He will be collecting poo samples for analysis and recording the results in the computer.
He will be familiar with a large number of OHandS and cattle well being rules and regulations.
He will probably have passed a Cert 3 level course.
And at the end of the day he will be paid very little as our stations are staffed almost exclusively with backpacker workers, smart and keen and working for the experience not the money.
Times have changed.


NT cost of living $1700 a week
Of course gas development can bring down the cost of living.
The NT Govt gets the royalties from onshore gas sales.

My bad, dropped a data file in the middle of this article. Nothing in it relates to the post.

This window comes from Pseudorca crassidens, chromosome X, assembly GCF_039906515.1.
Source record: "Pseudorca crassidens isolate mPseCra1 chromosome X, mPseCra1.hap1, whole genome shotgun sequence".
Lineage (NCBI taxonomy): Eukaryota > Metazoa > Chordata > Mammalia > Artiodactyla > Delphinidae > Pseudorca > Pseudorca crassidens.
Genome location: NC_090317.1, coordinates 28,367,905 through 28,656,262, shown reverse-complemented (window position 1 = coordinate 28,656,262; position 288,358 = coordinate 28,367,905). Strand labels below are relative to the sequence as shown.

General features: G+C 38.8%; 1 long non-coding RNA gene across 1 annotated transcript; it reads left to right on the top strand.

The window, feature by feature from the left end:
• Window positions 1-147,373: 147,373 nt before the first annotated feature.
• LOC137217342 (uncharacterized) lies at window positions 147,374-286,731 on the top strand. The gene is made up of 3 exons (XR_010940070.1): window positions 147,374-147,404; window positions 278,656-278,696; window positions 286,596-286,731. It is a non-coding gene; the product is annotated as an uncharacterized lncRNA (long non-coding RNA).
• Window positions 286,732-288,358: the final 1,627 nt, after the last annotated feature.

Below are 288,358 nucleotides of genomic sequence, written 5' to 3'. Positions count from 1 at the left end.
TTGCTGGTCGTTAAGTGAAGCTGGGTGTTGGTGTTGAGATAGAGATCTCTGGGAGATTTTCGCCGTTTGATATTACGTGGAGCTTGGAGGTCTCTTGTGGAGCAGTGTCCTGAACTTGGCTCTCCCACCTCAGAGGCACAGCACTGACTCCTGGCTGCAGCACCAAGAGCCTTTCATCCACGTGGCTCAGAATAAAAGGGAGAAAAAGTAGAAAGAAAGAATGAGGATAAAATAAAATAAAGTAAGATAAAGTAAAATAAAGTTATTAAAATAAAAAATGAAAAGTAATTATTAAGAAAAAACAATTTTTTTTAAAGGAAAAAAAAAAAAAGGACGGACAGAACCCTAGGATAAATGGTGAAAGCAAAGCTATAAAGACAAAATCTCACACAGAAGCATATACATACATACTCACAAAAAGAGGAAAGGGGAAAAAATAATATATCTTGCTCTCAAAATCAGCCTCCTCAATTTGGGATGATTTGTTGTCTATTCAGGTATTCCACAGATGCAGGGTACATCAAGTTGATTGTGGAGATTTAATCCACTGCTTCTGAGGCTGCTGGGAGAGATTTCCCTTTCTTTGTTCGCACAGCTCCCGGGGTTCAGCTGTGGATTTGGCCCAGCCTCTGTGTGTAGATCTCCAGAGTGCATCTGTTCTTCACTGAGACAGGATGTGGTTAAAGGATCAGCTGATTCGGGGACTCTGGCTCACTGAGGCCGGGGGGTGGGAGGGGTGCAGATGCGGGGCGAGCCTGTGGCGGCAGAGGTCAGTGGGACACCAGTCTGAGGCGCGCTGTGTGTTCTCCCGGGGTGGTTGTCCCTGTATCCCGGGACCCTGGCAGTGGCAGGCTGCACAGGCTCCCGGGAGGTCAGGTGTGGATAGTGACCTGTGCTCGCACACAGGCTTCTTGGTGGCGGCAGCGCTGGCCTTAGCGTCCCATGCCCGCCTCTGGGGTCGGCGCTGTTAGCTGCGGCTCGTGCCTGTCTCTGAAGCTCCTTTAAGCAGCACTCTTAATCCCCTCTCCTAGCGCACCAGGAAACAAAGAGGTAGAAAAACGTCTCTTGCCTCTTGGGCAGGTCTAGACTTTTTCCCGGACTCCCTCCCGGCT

That is potentially hundreds of millions.
Cheaper vehicle rego, cheaper power, better roads and schools, bigger grants to local councils so we don’t get slugged huge increases etc etc.
Gas development is very positive for cheaper living costs.


Helping offenders on probation and parole stay out of gaol
Yes, many prisoners are now refusing parole knowing that they will not be able to comply with parole conditions and do not want Corrections snooping on their lives.
So how will closer supervision, “support” and clear consequences for non-compliance make them change their minds?
The new program assumes that prisoners want to change their lives whereas they are content with them.
They are prepared to live their lives as they see fit even if that means periodically going to jail.
To take just one issue.
They are mostly drinkers, not necessarily alcoholics but they like to drink with their friends and family.